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You've just won a gold medal! So why are you trying to eat it?

Mmm, gold medal ... om nom nom. In front of the flashing lights, many winners grab their medals and take a bite.

After medal-winning Olympians stand on the platform, receive their medals, and solemnly listen to the gold medal winner's national anthem, they leave the stage and face an army of photographers. In front of the flashing lights, many winners grab their medals and take a bite.
It takes years of grueling training and competition to nab gold at the Olympics. So why do the winners immediately chomp on their hard-earned prizes?
The simple answer: Because the photographers ask them to, says David Wallechinsky, president of the International Society of Olympic Historians and author of "The Complete Book of the Olympics, via email.


Toru Hanai / Reuters: France's Teddy Riner (2nd L) bites his gold medal as silver medallist Russia's Alexander Mikhaylin (L) and bronze medallists Brazil's Rafael Silva and Germany's Andreas Toelzer (R) look at him at the victory ceremony for the men's judo event at the London 2012 Olympic Games on Aug. 3.

While Olympic historians aren't sure which athlete started the trend, they believe the athletes nibble their prizes to test the metal. People once bit gold coins try to make an indent; a small tooth mark in a coin assured it consisted of real gold, which is more malleable than counterfeit gold-plated lead coins. 
"We know that only in 1912 the gold medals were real gold and that in all later Olympics the gold medals were made from silver with a gilt layer to show it as being gold," explains Tony Bijkerk, secretary-general of the International Society of Olympic Historians via email. The 2012 medals contain 1.34 percent of gold, making it one of the biggest medals.
Um, how do we break this to you, Team USA? You didn't actually win gold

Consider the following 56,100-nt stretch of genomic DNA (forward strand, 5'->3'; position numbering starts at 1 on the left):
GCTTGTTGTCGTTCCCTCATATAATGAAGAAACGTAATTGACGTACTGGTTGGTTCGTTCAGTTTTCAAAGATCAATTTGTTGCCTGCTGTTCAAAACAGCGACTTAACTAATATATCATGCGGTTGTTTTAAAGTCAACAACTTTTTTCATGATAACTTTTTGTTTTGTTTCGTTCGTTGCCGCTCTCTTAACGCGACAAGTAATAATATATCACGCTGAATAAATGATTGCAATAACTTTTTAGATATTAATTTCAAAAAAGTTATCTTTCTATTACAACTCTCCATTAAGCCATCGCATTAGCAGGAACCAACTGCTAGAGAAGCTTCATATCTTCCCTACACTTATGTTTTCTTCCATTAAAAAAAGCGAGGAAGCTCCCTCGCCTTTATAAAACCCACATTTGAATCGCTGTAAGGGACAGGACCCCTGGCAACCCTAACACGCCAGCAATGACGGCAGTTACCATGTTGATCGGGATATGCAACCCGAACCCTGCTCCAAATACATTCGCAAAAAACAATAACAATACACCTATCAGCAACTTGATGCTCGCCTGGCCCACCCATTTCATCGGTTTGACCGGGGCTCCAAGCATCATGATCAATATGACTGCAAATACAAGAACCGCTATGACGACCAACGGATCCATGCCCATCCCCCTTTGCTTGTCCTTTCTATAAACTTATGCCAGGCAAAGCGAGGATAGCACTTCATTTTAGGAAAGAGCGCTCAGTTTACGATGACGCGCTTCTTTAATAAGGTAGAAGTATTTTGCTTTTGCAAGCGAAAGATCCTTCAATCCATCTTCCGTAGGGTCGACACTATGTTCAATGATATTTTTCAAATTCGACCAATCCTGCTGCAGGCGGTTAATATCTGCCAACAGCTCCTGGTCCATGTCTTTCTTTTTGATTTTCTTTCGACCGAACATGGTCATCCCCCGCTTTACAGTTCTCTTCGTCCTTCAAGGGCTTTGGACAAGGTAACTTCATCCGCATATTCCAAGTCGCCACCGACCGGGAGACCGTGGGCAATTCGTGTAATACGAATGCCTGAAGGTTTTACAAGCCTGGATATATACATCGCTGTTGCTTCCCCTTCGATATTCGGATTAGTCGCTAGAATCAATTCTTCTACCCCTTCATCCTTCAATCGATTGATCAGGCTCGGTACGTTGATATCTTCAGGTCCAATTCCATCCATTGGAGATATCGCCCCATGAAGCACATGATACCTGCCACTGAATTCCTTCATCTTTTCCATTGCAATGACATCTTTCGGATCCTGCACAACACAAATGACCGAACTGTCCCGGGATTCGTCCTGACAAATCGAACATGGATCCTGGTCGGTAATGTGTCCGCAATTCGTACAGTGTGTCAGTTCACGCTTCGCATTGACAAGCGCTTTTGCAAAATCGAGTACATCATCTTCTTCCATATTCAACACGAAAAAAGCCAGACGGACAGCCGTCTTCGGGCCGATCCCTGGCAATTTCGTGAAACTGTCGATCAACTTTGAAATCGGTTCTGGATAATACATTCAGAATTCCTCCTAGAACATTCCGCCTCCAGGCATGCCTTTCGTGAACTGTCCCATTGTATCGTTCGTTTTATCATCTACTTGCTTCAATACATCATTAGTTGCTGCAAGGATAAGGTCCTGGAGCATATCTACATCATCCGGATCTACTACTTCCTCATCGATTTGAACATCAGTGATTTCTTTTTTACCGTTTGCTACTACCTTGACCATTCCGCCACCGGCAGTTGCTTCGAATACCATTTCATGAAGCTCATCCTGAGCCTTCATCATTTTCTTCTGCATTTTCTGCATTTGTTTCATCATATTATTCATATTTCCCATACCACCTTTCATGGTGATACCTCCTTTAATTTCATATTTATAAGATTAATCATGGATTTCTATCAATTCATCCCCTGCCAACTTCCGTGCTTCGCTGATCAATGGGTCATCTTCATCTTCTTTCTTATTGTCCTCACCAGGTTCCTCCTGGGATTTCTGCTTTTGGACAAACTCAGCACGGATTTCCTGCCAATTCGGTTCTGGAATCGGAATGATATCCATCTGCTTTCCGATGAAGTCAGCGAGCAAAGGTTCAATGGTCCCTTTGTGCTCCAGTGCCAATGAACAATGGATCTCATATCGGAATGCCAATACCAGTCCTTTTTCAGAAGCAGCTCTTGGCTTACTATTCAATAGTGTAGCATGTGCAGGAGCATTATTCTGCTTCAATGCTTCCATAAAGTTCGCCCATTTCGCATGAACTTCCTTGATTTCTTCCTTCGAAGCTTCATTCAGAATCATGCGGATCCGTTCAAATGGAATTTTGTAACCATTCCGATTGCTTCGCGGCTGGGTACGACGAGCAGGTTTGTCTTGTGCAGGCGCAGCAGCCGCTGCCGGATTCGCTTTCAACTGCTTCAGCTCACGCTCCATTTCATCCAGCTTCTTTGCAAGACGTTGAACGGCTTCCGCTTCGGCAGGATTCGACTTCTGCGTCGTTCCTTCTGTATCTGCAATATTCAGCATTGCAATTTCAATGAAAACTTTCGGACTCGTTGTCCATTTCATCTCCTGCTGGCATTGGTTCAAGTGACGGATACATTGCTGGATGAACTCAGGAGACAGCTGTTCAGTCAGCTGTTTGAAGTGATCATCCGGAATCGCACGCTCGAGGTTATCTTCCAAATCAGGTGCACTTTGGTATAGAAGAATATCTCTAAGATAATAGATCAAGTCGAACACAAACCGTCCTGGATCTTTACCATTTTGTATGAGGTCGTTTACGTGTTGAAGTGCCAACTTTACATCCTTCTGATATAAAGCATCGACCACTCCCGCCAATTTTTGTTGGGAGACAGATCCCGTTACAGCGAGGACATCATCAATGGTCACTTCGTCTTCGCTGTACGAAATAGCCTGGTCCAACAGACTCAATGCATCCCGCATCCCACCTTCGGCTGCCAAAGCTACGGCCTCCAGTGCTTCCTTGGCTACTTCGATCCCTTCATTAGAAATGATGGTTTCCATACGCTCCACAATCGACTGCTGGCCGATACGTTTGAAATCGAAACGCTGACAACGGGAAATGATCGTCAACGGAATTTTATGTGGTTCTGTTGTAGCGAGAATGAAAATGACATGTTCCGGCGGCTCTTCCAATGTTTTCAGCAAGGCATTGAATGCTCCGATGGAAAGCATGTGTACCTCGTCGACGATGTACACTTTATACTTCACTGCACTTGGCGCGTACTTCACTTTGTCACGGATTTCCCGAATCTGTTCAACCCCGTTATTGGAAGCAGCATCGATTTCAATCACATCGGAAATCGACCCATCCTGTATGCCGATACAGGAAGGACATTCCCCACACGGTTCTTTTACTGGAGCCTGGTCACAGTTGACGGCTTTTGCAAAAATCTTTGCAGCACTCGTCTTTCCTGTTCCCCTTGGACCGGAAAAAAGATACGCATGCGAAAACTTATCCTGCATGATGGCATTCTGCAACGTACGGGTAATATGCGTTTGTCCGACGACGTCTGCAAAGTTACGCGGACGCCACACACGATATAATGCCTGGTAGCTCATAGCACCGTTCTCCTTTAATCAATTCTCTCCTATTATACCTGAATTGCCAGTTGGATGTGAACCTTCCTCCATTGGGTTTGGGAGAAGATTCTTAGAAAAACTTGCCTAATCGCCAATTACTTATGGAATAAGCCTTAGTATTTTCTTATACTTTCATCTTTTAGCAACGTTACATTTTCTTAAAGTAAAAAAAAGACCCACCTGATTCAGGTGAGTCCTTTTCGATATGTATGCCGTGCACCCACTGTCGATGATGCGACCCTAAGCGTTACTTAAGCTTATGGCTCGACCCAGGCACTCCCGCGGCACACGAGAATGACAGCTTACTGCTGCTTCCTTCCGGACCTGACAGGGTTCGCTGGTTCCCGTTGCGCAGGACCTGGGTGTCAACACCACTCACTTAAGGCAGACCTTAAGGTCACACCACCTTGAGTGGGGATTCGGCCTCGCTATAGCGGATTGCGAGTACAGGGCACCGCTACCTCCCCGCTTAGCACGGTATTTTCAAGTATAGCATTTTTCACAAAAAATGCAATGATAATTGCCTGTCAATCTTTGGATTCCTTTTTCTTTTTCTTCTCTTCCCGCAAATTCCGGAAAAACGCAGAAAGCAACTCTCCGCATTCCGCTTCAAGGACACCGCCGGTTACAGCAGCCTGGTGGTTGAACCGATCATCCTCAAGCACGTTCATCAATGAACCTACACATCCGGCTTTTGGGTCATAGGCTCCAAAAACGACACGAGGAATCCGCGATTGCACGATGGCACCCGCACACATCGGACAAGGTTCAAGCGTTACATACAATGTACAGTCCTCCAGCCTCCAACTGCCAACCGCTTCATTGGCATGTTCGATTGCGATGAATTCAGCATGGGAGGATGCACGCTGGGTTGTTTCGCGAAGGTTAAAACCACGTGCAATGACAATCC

"Unfortunately, the gold layer sometimes had a tendency to fade over the years. Fanny Blankers-Koen, the heroine of the 1948 Olympics in London, who was a good friend of mine, once told me that she had to have her four gold medals re-gilded two times over the years." (Blankers-Koen was a 30-year-old mother of two who medaled in running events, helping to prove women could be as athletic as men.)

Even though the medal isn't solid gold, Bijkerk suspects that Olympians could make a mark in the medal, depending on how hard they bite. And some really sink their teeth into their prizes. At the 2010 Winter Olympics, German luger, David Moeller, who won a silver medal, broke his tooth while mugging for cameras and showing off his bite.
Psychologist Frank Farley believes that medalists bite their medals because, at this point, it's what winning Olympians do.


Elsa / Getty Images: Silver medalist Maria Sharapova of Russia, gold medalist Serena Williams of the United States and bronze medalist Victoria Azarenka of Belarus pose on the podium during the medal ceremony for the gold medal match of the Women's Singles Tennis on Day 8 of the London 2012 Olympic Games at the All England Lawn Tennis and Croquet Club on Aug. 4,in London, England.

"Sports all have their eccentricities," says Farley, a professor from Temple University in Philadelphia and former president of the American Psychological Association. "If you want to be part of the winning zeitgeist, that winning culture, you participate in that winning practice."
But he believes that medal biting is more than Olympians simply acting like winners. "It makes your medals yours," Farley says. "It's an emotional connection with your accomplishment."
And even if the Olympians do indent their medals, it makes the prize individual; bite imprints are as unique as the swirls on our digits.
"The concept of the icon, something representing something else, is pretty deep in all of us. In the Olympics, they have a twist on it; it's like imprinting [yourself] there for all of time."


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